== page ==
Rated 3 out of 5 by from No need to waterbath I make the kraut with 2-1/2 T salt to 5 lbs cabbage (trying to cut the salt for health reasons and taste). That is enough salt for a good result. I've tried to fudge it down less, but then a brie cheese-looking scum forms over the top, and the kraut doesn't taste as good. A mushy top 1/2 inch may happen to anyone any time, but just spoon it out and toss it. No worries regardless, as harmful microbes don't live in that low of a pH and high salinity anyway. I thoroughly mix in the salt, not layer it, then press it down into a gallon glass jar or one of those removable crocks from the crockpot. Then I cut a clean piece of cheesecloth (hard to find at Walmart and the kids working there didn't even know what it was!). I lay the cheesecloth directly onto the top of the salted cabbage and weight it down, wrap a dark colored towel around the jar to keep the light out so other organisms don't colonize in there too and make the flavor funky. Then the crock or jar goes into a cool corner of the garage, and I write it on my calendar to go peep in on it in 2-3 weeks. You can taste a little and cover it back up if it's not sour enough. When it's done, it will keep indefinitely in the fridge as is, or you can pack it into jars, put them in your waterbath canner and barely bring the canner to a simmer. Then I pull the jars out, let them cool. I've done it this way for years, given lots of it away, and no one is dead yet. If we wanted mushy kraut, we could buy that canned stuff at the store. God bless the Ball people for their overkill approach. I took enough microbiology in college to know where the food safety dangers lurk, I'm also a dietitian and food service sanitation inspector, and kraut-making is not scary- too much salt and acid.
Date published: 2015-09-10
Rated 4 out of 5 by from Not sure what happened I cut up and processed 10-15 lbs of cabbage, it fermented in a 5 gallon bucket, covered with a turkey roasting bag (I read below that someone had the same idea[great minds think alike]). After 8 weeks it tasted great, I canned it and all the lids were indented... then within 24 hours they were all popped out. This is the first batch I've ever made. Does this mean that it was not done fermenting? I was afraid to let it go longer. I ended up putting it all in freezer safe bags for now, but would like to know what happened.
Date published: 2015-08-24
Rated 5 out of 5 by from Health Food At It's Finest I have made kraut before but following this recipe was easy and straight forward. I use white food grade plastic pails to ferment the shredded cabbage in. A tip for covering the pails for fermentation is to use turkey roasting bags to cover the pails. It fits nicely over the top of the pail and when pushed down to get the air out over the kraut all you have to do is pour a gallon or so of water in the bag which does the same thing as holding the fermenting cabbage down as weighted plates completely sealed from the outside invironment and allows fermentation gases to escape. No skimming is required with this method.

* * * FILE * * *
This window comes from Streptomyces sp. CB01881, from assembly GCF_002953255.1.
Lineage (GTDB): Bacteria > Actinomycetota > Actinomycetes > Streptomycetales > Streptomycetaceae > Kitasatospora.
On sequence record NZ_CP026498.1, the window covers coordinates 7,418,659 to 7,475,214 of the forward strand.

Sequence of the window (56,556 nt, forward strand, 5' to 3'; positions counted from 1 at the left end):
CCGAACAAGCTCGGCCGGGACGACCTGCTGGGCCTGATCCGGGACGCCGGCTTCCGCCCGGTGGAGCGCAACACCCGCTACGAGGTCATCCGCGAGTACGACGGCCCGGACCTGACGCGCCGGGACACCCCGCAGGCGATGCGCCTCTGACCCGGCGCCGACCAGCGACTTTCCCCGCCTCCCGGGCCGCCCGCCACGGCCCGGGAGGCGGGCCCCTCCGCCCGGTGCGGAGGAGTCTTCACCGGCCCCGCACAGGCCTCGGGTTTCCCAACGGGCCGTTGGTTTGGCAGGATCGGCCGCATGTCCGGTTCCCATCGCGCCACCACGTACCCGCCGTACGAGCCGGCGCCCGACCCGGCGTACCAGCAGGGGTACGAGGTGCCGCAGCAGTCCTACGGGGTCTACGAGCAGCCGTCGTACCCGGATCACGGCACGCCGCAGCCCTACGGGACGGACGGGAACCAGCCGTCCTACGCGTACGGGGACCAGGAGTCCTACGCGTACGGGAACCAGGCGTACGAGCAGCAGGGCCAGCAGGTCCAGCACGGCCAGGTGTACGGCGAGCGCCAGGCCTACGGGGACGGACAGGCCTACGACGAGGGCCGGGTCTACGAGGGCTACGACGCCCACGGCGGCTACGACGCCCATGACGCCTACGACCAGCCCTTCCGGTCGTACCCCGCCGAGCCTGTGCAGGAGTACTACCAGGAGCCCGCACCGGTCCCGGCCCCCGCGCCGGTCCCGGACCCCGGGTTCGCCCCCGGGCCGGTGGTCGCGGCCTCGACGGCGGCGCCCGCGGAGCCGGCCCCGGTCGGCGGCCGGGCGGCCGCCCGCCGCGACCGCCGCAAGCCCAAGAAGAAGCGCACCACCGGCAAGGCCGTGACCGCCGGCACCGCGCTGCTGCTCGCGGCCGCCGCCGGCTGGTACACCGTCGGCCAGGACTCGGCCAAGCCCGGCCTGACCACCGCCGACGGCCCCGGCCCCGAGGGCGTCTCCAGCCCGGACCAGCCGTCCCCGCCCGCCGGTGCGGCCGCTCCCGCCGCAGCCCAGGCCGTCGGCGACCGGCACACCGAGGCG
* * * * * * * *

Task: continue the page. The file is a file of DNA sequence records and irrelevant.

Date published: 2015-08-08
Rated 5 out of 5 by from Split the recipe into raw and hot pack I'm a huge sauerkraut fan and grew weary of paying $8.00 a pint or more for Bubbies and the commercial brands are just OK. After reading all of the reviews on here, I gave it a try. I only made three batches, instead of 5. My Cuisinart food processor was a hassle so I just hand cut approximately 15 pounds of cabbage on Easter. Packing the jars as tight as I could, I covered the kraut with cabbage leaves, and then put full wine bottles on top of the leaves to hold the kraut in place below. Watching the process over the past 3 weeks was interesting, although, today, when I noticed no more bubbles and 'harvested' the kraut to process, there was little to no brine left in the jars. (Perhaps next batch I will make extra brine to ensure kraut is topped off for an entire 6 weeks). Since I enjoy the Bubbies kraut so much, I prepared 6 pints of "raw" sauerkraut and processed for 20+ minutes. All jars are sealed nicely after just an hour. The remainder I "hot" processed while the 'raw' jars were in the hot water bath. I'm enjoying the plate full of 'hot' sauerkraut right now. It is crunchy and not too salty. My only concern is it may not have fermented long enough due to the brine going dry in the jars. It tastes great however and I'm looking forward to sharing! Great recipe and products. Easy to follow procedure.
Date published: 2015-04-26
Rated 5 out of 5 by from Good recipe I liked the recipe the only trouble I had was that when sealing in the water bath canner the jars floated. They still sealed fine. I used pint jars and they might not have been heavy enough.
Date published: 2015-01-23